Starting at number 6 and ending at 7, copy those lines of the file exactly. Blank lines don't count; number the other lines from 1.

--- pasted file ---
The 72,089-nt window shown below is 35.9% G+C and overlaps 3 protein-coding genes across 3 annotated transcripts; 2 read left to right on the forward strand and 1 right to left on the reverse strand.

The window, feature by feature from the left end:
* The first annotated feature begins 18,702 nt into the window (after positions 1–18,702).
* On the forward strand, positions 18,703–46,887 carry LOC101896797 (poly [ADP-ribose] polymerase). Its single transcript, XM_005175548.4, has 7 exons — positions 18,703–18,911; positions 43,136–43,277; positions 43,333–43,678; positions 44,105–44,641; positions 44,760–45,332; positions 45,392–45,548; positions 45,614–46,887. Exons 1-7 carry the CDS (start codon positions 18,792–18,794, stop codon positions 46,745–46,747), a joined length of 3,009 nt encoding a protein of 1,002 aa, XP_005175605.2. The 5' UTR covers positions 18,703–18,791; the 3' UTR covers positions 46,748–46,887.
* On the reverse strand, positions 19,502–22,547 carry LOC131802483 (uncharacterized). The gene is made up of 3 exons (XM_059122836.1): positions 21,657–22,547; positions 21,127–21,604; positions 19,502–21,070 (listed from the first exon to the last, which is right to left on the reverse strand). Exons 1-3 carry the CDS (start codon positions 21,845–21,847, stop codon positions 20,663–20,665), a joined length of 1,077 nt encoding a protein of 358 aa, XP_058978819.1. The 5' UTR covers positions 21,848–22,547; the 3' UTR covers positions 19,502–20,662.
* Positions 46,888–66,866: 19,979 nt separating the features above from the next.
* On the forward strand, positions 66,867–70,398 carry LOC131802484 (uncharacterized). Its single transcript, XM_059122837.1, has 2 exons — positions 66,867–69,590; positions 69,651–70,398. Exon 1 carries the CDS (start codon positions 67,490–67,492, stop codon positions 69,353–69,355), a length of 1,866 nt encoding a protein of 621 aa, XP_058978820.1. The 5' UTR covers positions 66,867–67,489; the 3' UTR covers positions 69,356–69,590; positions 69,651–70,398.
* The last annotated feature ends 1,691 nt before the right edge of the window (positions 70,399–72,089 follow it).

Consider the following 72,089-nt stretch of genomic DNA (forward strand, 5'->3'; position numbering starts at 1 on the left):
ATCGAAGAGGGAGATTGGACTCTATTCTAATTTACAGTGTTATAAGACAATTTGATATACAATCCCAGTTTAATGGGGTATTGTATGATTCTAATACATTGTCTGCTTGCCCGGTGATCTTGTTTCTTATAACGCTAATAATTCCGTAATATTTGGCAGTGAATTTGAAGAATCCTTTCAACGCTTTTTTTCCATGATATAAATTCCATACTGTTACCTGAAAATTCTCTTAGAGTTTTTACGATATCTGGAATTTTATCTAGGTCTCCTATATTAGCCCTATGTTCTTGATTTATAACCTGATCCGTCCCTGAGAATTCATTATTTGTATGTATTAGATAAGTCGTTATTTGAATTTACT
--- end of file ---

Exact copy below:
* Positions 46,888–66,866: 19,979 nt separating the features above from the next.
* On the forward strand, positions 66,867–70,398 carry LOC131802484 (uncharacterized). Its single transcript, XM_059122837.1, has 2 exons — positions 66,867–69,590; positions 69,651–70,398. Exon 1 carries the CDS (start codon positions 67,490–67,492, stop codon positions 69,353–69,355), a length of 1,866 nt encoding a protein of 621 aa, XP_058978820.1. The 5' UTR covers positions 66,867–67,489; the 3' UTR covers positions 69,356–69,590; positions 69,651–70,398.